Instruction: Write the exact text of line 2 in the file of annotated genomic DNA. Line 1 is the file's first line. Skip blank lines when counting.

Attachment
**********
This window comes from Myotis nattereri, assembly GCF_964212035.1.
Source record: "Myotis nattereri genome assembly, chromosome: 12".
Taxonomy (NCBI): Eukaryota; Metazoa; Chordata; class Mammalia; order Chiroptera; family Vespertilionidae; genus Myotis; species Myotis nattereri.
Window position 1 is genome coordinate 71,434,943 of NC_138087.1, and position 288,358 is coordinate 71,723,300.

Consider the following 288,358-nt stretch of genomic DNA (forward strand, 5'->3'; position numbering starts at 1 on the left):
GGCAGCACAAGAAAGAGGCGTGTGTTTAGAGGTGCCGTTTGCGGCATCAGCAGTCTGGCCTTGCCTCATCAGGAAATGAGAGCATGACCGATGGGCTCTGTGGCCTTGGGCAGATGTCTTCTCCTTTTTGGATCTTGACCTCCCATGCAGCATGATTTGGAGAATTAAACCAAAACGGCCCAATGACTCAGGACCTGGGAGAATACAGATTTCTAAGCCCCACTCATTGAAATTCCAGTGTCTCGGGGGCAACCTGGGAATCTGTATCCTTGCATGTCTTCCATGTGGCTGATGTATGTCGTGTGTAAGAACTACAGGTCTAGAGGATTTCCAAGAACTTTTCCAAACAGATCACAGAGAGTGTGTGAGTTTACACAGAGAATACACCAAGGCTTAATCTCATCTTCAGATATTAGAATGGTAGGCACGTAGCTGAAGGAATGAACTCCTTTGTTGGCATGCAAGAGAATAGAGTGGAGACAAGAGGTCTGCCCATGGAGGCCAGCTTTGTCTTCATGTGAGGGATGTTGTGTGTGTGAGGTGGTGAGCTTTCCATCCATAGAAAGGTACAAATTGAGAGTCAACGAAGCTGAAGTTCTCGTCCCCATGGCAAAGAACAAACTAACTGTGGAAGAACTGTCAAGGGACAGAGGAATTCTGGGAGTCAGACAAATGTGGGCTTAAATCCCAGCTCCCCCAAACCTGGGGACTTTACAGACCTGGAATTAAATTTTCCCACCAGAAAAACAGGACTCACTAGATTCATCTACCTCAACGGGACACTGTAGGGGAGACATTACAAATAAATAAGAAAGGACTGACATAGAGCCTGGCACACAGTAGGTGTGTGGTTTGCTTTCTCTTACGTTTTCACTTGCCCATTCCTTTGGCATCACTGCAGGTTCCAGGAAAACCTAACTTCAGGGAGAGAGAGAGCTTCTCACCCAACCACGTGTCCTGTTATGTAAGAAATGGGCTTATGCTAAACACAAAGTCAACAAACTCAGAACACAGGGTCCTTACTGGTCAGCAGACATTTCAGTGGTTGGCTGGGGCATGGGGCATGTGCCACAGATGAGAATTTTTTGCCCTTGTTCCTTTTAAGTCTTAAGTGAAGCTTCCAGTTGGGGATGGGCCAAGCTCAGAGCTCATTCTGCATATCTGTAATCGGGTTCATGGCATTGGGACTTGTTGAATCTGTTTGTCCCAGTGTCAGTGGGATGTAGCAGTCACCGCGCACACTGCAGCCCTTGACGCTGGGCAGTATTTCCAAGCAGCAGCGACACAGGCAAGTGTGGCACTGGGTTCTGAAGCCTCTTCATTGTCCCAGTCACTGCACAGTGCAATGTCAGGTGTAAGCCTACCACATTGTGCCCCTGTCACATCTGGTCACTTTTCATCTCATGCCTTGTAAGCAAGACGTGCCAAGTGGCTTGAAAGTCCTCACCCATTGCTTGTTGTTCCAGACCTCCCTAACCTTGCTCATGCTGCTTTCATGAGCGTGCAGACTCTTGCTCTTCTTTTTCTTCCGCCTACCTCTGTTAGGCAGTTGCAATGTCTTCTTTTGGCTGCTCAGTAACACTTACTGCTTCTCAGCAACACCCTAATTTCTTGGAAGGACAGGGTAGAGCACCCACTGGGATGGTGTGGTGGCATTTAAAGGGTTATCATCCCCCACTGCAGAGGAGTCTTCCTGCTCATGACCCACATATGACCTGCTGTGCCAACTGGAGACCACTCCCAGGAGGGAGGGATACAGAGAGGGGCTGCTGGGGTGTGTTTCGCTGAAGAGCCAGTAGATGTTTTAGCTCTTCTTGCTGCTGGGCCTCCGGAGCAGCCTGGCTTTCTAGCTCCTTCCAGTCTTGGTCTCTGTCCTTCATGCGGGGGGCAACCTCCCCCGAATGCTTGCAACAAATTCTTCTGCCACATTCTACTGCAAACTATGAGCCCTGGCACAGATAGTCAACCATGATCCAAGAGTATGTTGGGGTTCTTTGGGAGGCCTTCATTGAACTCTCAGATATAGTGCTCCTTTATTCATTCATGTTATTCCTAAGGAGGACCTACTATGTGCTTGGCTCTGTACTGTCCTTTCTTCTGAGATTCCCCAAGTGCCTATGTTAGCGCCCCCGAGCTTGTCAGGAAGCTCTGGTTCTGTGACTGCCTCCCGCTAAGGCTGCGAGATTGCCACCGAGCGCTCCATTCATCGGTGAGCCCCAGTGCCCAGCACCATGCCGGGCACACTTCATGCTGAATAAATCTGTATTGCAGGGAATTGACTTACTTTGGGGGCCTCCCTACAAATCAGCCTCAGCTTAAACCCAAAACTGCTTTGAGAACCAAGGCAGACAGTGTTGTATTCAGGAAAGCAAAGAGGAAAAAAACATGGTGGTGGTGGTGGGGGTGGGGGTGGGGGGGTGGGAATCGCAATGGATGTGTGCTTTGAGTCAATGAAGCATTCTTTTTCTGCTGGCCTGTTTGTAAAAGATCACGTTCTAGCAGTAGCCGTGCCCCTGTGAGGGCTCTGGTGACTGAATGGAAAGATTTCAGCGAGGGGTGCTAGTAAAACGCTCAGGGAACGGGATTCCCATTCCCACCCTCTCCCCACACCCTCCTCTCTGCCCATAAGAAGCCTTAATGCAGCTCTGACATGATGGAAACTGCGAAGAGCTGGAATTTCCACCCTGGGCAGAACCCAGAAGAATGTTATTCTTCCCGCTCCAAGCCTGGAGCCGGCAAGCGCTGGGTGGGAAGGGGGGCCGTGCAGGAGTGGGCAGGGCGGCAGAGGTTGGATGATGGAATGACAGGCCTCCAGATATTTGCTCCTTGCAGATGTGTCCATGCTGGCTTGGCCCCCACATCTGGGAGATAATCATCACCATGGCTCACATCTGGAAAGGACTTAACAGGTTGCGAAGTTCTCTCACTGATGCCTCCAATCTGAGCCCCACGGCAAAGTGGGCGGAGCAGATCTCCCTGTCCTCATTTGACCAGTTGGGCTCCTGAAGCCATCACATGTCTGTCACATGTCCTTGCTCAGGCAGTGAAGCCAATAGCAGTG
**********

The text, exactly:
Source record: "Myotis nattereri genome assembly, chromosome: 12".